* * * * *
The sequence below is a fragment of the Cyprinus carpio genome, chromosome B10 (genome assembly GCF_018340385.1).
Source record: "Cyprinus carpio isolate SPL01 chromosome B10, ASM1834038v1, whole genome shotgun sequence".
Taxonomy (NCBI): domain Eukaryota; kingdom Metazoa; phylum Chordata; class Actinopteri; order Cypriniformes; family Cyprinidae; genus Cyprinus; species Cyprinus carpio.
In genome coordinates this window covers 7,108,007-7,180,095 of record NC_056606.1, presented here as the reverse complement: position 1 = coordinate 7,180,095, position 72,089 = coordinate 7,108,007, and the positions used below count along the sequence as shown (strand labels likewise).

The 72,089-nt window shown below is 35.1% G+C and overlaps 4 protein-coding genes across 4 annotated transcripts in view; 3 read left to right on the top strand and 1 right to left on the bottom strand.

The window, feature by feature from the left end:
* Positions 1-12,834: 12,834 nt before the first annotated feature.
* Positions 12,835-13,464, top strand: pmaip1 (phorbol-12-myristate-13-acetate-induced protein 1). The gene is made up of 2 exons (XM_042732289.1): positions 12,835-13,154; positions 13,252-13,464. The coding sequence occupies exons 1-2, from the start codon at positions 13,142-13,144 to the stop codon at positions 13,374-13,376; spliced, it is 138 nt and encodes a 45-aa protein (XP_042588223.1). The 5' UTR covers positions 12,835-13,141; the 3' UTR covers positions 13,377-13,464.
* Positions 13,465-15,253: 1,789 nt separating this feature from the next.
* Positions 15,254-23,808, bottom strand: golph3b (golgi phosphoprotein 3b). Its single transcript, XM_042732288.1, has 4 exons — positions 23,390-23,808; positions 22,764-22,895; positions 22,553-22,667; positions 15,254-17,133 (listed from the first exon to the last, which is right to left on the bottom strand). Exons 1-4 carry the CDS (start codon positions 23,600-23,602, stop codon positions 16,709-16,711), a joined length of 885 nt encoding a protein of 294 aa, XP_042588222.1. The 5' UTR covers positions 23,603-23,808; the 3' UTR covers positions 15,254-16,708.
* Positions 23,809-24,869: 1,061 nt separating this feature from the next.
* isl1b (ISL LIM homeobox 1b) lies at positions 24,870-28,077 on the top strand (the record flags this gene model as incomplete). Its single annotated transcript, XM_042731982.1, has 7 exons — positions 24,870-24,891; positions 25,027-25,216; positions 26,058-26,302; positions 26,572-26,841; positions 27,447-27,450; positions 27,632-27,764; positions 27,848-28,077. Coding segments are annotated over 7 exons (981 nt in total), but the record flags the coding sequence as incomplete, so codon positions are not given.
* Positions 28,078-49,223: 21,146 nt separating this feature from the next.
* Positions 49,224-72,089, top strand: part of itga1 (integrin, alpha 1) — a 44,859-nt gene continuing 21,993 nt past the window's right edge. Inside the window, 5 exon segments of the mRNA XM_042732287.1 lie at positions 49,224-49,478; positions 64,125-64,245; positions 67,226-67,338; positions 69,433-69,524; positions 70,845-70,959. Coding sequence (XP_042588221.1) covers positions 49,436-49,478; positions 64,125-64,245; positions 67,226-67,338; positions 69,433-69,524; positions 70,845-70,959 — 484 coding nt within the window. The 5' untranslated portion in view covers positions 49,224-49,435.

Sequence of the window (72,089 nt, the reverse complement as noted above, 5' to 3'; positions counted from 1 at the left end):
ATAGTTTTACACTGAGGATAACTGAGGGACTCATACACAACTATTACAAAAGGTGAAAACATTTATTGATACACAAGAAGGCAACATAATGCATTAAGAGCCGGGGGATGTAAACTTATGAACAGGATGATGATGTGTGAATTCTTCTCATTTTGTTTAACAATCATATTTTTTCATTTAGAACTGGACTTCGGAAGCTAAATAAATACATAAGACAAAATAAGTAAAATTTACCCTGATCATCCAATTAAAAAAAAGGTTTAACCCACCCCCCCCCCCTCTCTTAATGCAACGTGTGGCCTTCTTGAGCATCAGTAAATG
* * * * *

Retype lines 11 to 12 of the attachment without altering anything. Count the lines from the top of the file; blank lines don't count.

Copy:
* Positions 23,809-24,869: 1,061 nt separating this feature from the next.
* isl1b (ISL LIM homeobox 1b) lies at positions 24,870-28,077 on the top strand (the record flags this gene model as incomplete). Its single annotated transcript, XM_042731982.1, has 7 exons — positions 24,870-24,891; positions 25,027-25,216; positions 26,058-26,302; positions 26,572-26,841; positions 27,447-27,450; positions 27,632-27,764; positions 27,848-28,077. Coding segments are annotated over 7 exons (981 nt in total), but the record flags the coding sequence as incomplete, so codon positions are not given.